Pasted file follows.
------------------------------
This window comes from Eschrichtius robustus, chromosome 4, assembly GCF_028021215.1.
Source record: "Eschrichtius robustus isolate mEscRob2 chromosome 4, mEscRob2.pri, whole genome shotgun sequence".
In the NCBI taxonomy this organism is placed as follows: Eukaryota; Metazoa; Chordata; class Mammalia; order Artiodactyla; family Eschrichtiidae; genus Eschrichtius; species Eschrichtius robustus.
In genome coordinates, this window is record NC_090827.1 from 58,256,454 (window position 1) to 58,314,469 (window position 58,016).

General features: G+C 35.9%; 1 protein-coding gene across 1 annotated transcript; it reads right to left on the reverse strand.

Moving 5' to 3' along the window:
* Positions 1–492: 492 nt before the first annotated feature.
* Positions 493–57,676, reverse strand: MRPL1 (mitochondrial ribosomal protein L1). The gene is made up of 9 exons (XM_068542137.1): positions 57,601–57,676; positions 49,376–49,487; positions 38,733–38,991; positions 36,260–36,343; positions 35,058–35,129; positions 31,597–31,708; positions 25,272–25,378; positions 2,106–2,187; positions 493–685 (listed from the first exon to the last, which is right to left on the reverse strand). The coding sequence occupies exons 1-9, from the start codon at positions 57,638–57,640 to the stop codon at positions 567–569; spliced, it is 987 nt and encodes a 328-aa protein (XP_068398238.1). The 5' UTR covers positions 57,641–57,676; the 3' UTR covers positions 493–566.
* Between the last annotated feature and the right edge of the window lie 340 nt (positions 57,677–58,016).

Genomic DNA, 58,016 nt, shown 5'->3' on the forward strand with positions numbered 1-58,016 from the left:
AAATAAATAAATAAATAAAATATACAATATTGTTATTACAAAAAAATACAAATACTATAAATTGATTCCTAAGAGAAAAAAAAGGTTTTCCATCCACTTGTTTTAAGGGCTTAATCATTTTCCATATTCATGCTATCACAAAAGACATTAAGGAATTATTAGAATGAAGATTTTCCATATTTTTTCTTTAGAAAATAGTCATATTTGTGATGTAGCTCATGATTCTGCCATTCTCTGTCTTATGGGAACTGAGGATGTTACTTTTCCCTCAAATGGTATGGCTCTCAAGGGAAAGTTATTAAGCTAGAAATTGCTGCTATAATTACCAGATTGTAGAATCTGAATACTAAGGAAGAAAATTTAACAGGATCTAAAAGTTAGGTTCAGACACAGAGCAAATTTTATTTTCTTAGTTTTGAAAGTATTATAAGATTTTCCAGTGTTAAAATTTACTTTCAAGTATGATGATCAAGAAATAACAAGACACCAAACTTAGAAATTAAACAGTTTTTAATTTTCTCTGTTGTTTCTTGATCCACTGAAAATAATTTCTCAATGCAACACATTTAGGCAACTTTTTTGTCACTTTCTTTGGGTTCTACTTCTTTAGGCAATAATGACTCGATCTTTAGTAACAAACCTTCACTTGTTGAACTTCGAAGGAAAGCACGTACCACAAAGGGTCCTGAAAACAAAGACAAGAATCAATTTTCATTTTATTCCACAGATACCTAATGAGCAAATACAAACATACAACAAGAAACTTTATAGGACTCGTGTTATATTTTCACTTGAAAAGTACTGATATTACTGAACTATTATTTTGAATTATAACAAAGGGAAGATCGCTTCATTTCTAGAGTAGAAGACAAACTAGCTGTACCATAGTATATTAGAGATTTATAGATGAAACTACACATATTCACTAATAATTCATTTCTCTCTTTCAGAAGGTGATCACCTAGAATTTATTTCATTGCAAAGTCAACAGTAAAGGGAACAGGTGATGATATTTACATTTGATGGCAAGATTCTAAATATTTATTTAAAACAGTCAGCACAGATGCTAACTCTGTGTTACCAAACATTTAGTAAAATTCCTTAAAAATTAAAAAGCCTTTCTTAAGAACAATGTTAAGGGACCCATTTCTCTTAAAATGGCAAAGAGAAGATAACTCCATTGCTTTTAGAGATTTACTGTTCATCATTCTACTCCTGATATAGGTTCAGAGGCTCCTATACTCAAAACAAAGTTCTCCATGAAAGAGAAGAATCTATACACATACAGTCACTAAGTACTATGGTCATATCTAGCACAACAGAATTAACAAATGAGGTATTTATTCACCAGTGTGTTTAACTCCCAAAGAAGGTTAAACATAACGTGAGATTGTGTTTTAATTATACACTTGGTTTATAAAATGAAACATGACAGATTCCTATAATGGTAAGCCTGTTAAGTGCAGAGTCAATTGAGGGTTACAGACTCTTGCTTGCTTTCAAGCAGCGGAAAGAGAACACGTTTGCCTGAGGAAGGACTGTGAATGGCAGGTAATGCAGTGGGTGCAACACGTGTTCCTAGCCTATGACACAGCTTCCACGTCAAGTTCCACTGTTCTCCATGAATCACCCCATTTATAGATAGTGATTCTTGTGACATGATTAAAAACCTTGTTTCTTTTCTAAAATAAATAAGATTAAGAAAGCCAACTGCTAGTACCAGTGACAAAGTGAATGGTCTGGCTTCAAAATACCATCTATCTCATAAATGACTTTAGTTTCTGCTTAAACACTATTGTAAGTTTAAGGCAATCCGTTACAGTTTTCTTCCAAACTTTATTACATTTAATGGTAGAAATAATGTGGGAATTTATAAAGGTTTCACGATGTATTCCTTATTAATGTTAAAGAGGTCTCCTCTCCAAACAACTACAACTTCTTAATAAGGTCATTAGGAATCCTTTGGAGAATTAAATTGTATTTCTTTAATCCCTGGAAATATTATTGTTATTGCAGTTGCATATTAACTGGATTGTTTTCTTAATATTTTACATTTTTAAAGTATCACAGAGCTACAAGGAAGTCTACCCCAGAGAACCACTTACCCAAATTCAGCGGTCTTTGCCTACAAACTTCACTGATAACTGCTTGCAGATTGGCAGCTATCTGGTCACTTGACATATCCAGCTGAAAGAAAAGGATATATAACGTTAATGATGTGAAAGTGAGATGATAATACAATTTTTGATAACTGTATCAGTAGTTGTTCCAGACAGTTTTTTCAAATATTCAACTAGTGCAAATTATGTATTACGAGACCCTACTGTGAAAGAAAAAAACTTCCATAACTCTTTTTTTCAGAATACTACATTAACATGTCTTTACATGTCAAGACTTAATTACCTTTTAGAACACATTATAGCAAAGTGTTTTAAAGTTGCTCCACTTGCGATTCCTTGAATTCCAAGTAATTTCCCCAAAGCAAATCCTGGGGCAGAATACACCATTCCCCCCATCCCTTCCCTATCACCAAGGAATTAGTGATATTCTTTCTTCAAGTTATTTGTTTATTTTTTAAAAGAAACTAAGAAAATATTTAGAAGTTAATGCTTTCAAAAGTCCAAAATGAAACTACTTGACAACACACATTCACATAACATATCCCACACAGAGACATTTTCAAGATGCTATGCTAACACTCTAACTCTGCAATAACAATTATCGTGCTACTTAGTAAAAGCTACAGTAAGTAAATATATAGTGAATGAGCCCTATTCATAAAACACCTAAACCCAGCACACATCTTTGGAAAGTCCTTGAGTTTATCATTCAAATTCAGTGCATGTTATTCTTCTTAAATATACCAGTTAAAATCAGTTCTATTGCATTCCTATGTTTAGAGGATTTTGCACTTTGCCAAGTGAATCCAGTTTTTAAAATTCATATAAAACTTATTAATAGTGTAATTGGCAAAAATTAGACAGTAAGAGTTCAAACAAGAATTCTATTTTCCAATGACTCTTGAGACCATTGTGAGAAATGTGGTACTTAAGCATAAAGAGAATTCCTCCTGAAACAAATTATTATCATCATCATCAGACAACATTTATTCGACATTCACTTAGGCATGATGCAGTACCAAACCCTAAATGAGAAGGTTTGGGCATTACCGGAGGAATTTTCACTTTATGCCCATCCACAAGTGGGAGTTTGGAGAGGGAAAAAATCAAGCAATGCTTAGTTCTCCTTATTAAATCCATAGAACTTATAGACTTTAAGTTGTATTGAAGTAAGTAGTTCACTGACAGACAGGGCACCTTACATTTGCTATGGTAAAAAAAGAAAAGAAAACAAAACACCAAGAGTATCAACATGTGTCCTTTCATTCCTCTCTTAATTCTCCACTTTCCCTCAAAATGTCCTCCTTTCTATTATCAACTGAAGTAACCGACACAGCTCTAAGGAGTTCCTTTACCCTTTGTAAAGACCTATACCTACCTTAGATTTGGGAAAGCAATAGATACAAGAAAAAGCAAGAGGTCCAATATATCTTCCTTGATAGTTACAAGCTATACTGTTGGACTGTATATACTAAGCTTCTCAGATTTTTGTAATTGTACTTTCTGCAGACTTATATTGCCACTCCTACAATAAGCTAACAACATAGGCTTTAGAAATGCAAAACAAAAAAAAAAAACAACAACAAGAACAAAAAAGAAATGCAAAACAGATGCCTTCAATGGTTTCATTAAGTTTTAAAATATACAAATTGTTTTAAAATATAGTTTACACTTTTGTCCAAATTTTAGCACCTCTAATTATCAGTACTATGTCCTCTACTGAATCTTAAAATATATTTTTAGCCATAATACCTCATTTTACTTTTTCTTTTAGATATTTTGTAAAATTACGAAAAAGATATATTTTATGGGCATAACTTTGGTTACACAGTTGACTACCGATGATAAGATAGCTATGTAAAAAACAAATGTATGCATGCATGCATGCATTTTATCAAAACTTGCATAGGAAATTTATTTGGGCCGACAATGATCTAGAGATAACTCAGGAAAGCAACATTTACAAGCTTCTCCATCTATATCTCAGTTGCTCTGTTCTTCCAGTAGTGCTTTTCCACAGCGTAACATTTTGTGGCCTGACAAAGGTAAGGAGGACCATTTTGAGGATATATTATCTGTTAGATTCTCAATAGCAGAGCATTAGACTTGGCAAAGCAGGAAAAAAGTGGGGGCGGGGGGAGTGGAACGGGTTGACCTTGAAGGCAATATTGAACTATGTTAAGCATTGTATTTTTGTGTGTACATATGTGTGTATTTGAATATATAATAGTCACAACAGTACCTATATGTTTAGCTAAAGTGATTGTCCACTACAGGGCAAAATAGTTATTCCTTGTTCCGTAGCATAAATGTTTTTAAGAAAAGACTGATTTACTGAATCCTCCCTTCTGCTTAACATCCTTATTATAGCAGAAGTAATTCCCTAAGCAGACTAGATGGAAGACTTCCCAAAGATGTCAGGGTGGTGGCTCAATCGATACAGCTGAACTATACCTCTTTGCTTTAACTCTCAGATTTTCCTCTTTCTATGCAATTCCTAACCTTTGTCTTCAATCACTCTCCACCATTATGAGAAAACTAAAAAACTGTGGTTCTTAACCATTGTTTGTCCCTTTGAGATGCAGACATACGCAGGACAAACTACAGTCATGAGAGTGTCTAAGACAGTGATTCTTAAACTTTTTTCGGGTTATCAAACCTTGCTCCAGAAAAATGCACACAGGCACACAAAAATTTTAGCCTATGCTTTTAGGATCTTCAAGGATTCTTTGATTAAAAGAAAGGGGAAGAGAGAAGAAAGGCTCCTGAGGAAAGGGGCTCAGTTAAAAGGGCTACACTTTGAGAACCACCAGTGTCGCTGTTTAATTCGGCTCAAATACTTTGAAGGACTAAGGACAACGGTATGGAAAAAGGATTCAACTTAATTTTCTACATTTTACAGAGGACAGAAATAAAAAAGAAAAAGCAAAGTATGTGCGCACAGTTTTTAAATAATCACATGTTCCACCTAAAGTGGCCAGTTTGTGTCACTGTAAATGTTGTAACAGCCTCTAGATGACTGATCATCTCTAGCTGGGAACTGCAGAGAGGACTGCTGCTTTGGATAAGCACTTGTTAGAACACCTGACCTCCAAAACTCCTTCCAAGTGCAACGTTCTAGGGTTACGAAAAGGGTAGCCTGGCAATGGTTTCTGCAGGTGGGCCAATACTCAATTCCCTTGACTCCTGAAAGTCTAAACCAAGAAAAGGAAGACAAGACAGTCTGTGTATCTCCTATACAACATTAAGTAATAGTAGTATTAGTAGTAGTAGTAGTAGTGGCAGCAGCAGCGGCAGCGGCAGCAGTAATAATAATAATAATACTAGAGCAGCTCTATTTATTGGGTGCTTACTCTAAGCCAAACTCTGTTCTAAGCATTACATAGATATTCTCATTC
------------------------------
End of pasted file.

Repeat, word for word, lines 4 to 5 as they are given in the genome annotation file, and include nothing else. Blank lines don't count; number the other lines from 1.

In genome coordinates, this window is record NC_090827.1 from 58,256,454 (window position 1) to 58,314,469 (window position 58,016).

General features: G+C 35.9%; 1 protein-coding gene across 1 annotated transcript; it reads right to left on the reverse strand.